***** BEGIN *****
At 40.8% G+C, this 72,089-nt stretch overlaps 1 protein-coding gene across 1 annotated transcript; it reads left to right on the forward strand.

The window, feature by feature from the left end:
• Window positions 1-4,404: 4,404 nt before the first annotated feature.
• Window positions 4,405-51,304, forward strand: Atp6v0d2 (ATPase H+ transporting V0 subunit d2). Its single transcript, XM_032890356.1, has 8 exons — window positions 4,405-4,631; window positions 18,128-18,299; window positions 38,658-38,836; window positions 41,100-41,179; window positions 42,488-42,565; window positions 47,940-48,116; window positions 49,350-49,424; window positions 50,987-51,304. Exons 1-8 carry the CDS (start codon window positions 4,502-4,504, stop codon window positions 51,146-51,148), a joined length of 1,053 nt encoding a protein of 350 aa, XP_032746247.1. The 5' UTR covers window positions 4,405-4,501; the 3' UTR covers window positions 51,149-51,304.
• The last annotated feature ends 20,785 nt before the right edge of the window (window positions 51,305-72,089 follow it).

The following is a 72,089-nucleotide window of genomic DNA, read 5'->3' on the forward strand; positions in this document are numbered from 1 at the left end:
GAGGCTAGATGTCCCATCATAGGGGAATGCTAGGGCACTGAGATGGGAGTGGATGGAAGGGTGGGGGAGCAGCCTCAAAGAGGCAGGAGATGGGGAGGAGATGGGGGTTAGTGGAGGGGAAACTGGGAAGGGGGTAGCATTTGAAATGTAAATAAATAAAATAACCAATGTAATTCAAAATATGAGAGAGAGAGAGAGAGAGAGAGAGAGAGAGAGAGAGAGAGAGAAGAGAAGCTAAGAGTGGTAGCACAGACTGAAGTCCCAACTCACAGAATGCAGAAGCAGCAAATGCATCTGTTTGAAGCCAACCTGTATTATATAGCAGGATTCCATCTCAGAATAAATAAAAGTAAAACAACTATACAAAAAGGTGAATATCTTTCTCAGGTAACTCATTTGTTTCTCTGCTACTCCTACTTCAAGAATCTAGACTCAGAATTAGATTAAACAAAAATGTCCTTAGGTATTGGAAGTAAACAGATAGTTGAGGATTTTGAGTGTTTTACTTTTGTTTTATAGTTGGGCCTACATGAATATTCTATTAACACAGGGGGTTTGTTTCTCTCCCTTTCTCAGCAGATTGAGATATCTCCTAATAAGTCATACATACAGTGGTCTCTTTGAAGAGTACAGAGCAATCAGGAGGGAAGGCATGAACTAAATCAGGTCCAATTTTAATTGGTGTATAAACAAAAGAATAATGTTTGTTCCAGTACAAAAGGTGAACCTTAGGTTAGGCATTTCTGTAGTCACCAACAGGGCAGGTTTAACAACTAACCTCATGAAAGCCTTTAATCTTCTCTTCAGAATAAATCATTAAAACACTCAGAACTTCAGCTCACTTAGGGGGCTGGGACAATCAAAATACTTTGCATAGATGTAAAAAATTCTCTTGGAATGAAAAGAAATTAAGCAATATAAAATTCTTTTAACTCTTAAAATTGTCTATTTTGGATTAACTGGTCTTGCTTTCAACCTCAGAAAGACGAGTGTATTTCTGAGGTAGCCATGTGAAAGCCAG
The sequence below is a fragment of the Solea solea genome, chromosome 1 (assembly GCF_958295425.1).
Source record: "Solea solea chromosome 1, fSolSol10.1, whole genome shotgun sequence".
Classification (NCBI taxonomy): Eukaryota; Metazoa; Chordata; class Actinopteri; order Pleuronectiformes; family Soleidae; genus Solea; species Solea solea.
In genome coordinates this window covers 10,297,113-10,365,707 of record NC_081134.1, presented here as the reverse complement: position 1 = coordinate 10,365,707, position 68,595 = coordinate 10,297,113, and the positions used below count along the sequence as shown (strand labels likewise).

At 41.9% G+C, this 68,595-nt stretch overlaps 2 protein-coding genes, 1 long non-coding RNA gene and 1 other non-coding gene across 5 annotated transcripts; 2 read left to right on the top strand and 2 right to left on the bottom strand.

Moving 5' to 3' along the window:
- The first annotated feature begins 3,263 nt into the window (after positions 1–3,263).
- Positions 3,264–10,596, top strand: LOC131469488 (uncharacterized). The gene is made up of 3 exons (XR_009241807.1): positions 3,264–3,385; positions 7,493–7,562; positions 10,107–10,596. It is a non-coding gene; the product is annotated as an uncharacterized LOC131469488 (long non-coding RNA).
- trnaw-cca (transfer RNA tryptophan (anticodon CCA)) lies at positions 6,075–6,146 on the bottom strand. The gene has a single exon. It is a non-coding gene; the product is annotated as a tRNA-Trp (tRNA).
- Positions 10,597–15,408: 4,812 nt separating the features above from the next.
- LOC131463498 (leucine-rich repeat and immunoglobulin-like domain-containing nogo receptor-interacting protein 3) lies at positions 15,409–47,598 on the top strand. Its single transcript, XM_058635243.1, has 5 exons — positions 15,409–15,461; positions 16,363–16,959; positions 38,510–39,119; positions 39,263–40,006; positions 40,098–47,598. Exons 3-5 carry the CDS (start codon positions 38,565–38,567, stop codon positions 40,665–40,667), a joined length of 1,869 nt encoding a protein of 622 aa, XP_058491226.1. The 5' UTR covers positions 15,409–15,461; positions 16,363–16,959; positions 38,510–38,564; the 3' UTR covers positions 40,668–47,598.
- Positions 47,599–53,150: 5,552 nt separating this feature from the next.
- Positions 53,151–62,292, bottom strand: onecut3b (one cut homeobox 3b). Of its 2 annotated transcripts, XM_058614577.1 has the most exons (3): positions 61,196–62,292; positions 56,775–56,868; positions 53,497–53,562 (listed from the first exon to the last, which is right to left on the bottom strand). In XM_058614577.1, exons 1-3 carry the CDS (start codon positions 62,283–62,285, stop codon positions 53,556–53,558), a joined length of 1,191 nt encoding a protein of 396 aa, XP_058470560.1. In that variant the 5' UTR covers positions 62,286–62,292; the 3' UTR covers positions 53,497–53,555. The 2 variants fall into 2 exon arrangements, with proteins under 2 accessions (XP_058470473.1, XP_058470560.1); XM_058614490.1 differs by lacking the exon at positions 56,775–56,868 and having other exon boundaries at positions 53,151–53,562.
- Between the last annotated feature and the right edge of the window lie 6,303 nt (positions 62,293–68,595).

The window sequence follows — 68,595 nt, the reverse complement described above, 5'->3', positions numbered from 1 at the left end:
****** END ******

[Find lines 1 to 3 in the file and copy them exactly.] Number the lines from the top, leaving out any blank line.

At 40.8% G+C, this 72,089-nt stretch overlaps 1 protein-coding gene across 1 annotated transcript; it reads left to right on the forward strand.

The window, feature by feature from the left end:
• Window positions 1-4,404: 4,404 nt before the first annotated feature.